Cyber Racism: White Supremacy Online and the New Attack on Civil Rights
In this exploration of the way racism is translated from the print-only era to the cyber era the author takes the reader through a devastatingly informative tour of white supremacy online. The book examines how white supremacist organizations have translated their printed publications onto the Internet. Included are examples of open as well as 'cloaked' sites which disguise white supremacy sources as legitimate civil rights websites. Interviews with a small sample of teenagers as they surf the web show how they encounter cloaked sites and attempt to make sense of them, mostly unsuccessfully. The result is a first-rate analysis of cyber racism within the global information age. The author debunks the common assumptions that the Internet is either an inherently democratizing technology or an effective 'recruiting' tool for white supremacists. The book concludes with a nuanced, challenging analysis that urges readers to rethink conventional ways of knowing about racial equality, civil rights, and the Internet.
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This aspiring memoirist's research is paltry and couched in a Web 1.0 view of online activities. This is something inherent to the form: writing about the web shifts fast.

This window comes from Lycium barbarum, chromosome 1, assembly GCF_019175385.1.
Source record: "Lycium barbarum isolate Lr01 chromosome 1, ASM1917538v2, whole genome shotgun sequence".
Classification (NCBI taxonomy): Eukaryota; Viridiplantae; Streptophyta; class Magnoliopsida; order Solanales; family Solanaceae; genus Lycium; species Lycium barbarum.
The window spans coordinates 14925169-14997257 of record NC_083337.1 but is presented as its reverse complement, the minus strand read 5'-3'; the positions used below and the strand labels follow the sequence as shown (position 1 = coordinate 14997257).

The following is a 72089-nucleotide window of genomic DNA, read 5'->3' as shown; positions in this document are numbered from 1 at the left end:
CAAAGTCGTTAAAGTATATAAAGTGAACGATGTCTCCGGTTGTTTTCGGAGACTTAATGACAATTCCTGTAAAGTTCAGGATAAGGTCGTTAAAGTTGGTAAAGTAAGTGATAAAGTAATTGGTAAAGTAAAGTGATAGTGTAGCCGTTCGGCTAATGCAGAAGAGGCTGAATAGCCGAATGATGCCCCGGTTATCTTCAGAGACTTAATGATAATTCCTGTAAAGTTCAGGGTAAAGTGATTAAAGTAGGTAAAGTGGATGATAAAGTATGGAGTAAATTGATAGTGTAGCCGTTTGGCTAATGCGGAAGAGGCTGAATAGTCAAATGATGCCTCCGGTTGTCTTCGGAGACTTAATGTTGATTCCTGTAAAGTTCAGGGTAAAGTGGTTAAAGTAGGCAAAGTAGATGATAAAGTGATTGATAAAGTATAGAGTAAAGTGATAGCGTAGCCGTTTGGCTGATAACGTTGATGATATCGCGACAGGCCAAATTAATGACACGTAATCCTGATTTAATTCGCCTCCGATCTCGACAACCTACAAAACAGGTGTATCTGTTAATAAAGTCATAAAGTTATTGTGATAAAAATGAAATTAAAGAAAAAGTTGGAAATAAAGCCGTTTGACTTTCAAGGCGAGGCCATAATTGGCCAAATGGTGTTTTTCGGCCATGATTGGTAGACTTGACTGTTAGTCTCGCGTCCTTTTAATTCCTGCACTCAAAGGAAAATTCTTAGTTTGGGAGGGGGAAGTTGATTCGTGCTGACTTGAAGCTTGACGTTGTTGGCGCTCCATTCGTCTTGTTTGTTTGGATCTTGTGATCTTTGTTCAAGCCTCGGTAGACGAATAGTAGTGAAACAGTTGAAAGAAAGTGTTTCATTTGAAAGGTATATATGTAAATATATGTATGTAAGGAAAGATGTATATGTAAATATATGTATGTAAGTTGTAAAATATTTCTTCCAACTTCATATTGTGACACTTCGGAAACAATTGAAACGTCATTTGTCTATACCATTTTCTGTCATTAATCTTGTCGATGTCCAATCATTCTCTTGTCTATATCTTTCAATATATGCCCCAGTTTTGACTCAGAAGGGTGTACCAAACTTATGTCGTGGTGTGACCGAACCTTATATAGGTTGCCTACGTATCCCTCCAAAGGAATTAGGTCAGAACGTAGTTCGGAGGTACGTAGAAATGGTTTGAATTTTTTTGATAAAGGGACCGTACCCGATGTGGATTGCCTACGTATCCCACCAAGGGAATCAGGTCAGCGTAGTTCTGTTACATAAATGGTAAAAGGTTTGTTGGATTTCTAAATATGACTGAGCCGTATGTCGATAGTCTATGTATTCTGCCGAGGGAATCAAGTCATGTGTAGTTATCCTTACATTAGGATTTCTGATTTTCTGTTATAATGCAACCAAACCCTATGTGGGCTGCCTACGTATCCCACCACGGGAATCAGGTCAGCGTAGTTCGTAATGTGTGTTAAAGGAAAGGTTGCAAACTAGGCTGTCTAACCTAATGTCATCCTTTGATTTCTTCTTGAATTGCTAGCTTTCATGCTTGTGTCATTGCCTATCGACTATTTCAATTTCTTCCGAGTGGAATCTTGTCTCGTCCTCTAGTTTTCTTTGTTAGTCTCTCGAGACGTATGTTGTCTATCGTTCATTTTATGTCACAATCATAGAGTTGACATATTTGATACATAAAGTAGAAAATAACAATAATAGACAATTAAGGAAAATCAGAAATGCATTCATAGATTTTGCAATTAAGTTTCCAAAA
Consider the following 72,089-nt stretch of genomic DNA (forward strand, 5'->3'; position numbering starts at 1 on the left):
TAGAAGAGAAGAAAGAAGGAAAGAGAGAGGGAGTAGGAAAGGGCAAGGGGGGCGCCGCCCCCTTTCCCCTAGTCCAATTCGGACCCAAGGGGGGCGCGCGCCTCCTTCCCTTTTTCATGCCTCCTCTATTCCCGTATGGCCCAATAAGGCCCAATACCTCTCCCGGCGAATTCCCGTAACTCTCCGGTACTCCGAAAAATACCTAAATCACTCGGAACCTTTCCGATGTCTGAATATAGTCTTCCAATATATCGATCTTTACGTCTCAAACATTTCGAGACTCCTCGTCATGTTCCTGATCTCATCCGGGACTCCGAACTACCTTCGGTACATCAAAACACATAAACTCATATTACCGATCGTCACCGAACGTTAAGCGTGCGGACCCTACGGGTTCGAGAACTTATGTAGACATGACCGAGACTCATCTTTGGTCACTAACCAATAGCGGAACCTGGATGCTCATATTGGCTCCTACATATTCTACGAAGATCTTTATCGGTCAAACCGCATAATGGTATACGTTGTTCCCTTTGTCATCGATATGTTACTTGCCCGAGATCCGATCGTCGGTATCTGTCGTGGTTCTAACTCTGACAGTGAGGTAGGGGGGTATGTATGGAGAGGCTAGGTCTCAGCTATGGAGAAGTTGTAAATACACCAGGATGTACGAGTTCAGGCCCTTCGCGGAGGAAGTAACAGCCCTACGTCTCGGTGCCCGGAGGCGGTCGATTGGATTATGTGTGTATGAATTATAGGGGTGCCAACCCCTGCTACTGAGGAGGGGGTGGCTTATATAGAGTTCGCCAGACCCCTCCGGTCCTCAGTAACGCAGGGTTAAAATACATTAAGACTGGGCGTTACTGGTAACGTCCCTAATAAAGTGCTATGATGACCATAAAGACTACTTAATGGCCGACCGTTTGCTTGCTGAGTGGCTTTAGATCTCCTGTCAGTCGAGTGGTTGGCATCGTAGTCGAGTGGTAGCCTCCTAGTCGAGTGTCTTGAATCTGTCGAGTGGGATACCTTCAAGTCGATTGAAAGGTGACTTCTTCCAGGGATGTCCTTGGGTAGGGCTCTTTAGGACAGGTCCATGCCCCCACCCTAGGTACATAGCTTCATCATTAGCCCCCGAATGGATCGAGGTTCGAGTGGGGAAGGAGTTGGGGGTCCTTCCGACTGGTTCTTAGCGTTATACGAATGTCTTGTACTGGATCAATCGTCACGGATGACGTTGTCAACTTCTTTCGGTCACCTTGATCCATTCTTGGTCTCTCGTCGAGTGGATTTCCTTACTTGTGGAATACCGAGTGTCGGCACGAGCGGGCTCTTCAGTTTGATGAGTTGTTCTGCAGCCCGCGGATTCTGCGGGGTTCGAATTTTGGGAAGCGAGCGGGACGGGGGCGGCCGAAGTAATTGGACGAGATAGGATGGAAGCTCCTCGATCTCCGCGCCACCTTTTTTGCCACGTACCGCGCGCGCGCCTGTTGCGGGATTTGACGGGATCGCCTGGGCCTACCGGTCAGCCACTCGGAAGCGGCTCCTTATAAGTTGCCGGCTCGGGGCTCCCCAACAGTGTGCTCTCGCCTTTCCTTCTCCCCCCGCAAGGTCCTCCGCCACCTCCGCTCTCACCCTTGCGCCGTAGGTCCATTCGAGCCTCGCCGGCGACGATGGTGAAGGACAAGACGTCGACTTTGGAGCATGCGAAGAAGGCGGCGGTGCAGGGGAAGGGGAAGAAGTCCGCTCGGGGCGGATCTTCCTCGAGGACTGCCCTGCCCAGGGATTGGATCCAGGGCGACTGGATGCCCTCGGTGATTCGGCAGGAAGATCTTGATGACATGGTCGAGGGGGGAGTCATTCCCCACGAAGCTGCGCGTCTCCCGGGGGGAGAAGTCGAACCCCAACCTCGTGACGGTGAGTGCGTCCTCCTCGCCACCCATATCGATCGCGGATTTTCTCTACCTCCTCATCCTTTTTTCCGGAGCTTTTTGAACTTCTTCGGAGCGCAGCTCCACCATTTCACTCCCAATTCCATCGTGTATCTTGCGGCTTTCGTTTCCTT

Using her platform, she derides the intelligence and the community of white males online through insinuations that male collectives of any sort are homoerotic. This is a projection, as the author is a lesbian.
Furthermore, the author fails to define white supremacy in a way that is consistent with her citations, that is to say the evidence that is presented eludes a solidifying moment wherein a supremacist view is taken. Racist rhetoric, as it is cited within, is not inherently supremacist. That gulf of meaning is not effectively bridged. Tone deaf, patronizing and bit worth the time.
Jessie needs to do his or her research better. I went to school with Richard, he was the younger brother of a close friend and classmate. First and foremost, he is not Mexican-American, his family is Salvadorean. National origin is a big issue with in Latino communities and if the author is choosing to write about ethnicity, racism and civil rights, she or he should do so taking those factors into consideration. The sad part is that Richard had a lot going for him and many people sacrificed for him. I don't think he would have acted violently, and I know he was just being stupid and prejudiced, something too many people of different backgrounds struggle with.
Chapter 02 Theorizing White Supremacy Online
Part 02 WHITE SUPREMACY IN A GLOBAL CONTEXT
Chapter 03 Individual Acts of White Supremacy Online
Chapter 04 White Supremacist Social Movements Online and in a Global Context
Part 03 WHITE SUPREMACY ONLINE
Chapter 05 Gender White Supremacy and the Internet
In Print and Online
Adolescents Making Sense of Cloaked Websites
Part 04 FIGHTING WHITE SUPREMACY IN THE DIGITAL ERA
Chapter 09 Combating Global White Supremacy in the Digital Era
Racial Justice and Civic Engagement in the Digital Era
On the Craft of Sociology in the Digital Era
About the Author